“The prime minister will announce on Monday that a series of leading employers in the public and private sectors have agreed to recruit candidates on a name blind basis (including the BBC, the NHS, the civil service outside the highest ranks, KPMG and HSBC). Deloitte will say that it is going a step further and blanking out the name of a candidate’s school and university during the interview process.” The Guardian 26.10.15
What is so dangerous in knowing the name of a candidate applying for a job?
The research clearly shows that a name which implies either a racial identity or which identifies gender will trigger subtle but significant bias against racial minorities or against women. Applicants with white-sounding or with male sounding names are frequently assessed more positively. A recent study within research intensive labs in the USA documented that on reading the CV of an apparently male applicant, he was assessed as being more competent, as better qualified, as more employable and as worthy of a higher starting salary when compared to evaluations of the identical CV when it was attributed to a female applicant.
Surely, this has to be an important issue for employers and employees alike. There can’t be a father in the land who would willing accept that it is only fair that his daughter deserves a significantly lower starting salary than an equally qualified male applicant doing exactly the same job… and yet, this is what the research suggests is the reality that women face when entering the employment market.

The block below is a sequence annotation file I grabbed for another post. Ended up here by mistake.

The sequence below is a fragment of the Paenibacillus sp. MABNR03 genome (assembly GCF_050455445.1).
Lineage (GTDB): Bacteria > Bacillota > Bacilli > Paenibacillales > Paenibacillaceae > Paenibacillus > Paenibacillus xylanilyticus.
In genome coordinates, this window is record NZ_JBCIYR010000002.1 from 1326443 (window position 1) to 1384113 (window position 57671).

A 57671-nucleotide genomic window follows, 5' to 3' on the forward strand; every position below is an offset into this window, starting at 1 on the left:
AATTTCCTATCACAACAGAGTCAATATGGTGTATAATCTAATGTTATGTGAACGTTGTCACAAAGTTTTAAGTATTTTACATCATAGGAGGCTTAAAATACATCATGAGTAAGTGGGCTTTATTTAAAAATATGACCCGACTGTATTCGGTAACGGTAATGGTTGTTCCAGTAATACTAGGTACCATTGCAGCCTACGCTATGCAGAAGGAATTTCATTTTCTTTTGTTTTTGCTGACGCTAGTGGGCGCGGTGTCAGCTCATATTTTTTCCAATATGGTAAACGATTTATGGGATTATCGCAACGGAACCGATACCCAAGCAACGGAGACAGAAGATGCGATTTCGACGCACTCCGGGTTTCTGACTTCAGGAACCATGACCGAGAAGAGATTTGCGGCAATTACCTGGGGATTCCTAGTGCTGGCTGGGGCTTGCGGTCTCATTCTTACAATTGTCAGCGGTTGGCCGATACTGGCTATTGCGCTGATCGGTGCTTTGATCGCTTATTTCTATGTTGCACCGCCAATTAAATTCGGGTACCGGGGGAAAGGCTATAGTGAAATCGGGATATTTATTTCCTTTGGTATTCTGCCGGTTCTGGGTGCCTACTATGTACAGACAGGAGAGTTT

The thing is, when we acknowledge that there is the potential for bias, when we deliberately choose to spend the same time evaluating all applications or consider all elements of an application rather than allowing ourselves to put too great an emphasis on a single element (such as valuing references from people within our network or valuing the school or university affiliation), then we find that appointments are less biased and are more likely to genuinely reflect the skills, experience and competence of the applicant.
In an effort to make the first step on the university entrance ladder more equally accessible to all, the UCAS application forms are now going to be “name blinded” during the initial screening process… universities will only learn the name of their applicants once they have decided to invite the for interview.
Now that’s a really good start, particularly if you are part of an under-represented ethnic minority. At least you stand an equal chance of being invited for interview. Guess we need to think about how to level the playing field at each subsequent step of the career ladder!